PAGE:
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Our motto: "Critical thinking in the cheap seats." Unbiased, honest classical music and opera opinions, occasional obituaries and classical news reporting, since 2007. All written content © 2019 by Paul J. Pelkonen. For more about Superconductor, visit this link. For advertising rates, click this link. Follow us on Facebook.

Tuesday, October 9, 2007

The Operas of October

The opera season in New York is off to a strong start, with the Met's surreal Lucia competing for attention with the gritty new Cav/Pag at the City Opera. As October gets under way, highlights to look forward to include:

  • Alexander Zemlinsky's little-heard A Florentine Tragedy at the New York Philharmonic. Zemlinsky was the teacher of Schoenberg, and was long considered a lost example of early 20th century Austrian opera. His works have come under reassessment in recent decades, thanks to the efforts of conductor James Conlon. Maestro Conlon leads concert performances of this opera at Avery Fisher Hall, starting Thursday, Oct. 18.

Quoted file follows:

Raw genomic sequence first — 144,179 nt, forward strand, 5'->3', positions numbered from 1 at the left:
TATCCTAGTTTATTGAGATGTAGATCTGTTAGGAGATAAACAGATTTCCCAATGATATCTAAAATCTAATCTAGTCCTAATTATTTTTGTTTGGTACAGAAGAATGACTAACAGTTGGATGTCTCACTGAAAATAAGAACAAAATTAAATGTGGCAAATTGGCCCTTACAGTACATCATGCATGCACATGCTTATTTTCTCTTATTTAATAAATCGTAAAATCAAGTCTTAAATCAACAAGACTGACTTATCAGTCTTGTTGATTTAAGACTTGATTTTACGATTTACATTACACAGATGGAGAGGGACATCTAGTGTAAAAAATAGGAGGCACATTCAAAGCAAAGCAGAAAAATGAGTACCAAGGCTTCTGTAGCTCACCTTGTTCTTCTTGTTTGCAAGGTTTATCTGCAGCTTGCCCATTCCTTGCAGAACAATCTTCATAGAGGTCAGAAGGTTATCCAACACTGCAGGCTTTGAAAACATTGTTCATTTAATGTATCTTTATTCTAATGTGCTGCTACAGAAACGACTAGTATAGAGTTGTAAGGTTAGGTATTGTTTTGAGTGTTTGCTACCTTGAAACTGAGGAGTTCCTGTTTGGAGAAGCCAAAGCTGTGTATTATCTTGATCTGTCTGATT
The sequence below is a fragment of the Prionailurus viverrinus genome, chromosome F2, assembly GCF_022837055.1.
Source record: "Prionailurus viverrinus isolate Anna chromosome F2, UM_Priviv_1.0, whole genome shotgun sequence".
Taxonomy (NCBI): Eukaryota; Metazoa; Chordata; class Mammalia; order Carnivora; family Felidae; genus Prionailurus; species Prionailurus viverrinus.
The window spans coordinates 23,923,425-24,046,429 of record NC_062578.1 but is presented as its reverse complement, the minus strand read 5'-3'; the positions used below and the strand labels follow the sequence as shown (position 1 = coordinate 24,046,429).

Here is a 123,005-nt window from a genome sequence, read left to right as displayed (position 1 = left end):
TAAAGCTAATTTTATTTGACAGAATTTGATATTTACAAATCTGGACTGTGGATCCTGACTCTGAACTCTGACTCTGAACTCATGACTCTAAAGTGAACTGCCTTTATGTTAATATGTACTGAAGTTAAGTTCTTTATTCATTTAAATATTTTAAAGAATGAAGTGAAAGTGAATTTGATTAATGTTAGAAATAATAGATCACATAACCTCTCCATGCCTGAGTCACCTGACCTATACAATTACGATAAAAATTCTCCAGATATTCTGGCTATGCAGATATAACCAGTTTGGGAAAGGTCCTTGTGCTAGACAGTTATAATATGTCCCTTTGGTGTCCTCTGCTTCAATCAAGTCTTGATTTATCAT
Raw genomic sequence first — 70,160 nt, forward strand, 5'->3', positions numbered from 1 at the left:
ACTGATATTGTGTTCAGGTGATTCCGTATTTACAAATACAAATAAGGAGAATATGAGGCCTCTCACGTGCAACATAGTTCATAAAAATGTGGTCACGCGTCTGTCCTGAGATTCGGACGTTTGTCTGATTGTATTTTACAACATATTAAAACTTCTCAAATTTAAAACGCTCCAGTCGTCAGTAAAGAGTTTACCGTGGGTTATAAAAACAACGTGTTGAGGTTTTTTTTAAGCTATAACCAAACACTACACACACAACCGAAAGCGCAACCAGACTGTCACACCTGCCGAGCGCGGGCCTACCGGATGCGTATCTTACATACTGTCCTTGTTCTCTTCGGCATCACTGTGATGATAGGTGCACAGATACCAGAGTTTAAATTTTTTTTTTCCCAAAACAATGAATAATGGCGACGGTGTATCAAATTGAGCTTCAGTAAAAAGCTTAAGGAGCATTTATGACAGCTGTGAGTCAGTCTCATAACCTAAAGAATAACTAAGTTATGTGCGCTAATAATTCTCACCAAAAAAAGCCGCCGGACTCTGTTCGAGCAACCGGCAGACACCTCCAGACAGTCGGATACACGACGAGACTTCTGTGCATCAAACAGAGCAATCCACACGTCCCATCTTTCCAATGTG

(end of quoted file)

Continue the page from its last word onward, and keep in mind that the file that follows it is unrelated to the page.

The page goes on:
• The following week features the second new Met production of the season, a new staging of Verdi's Macbeth starring baritone Željko Lucic and Maria Guleghina as his lady wife. Based on Shakespeare's blood-soaked "Scottish Play," this is the first performance of this famously unlucky opera at the Met since 82-year old singing coach Bantcho Bantchevsky fell from the balcony during the intermission of a matinee performance in 1988. His death was ruled a suicide, the first and only to occur during a performance in the company's history. Hopefully, this new staging (by Adrian Noble) will keep opera lovers in their seats until the final curtain.
  • Handel's baroque showpiece, Agrippina, takes the stage at City Opera, a house that has become known for quality presentations of operas by the great baroque composer. The City Opera's 1997 production of Xerxes sparked the baroque revival in New York and spurred the careers of David Daniels and Lorraine Hunt. This Agrippina is a welcome revival, featuring the singing talents of countertenor David Walker.

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Critical Thinking in the Cheap Seats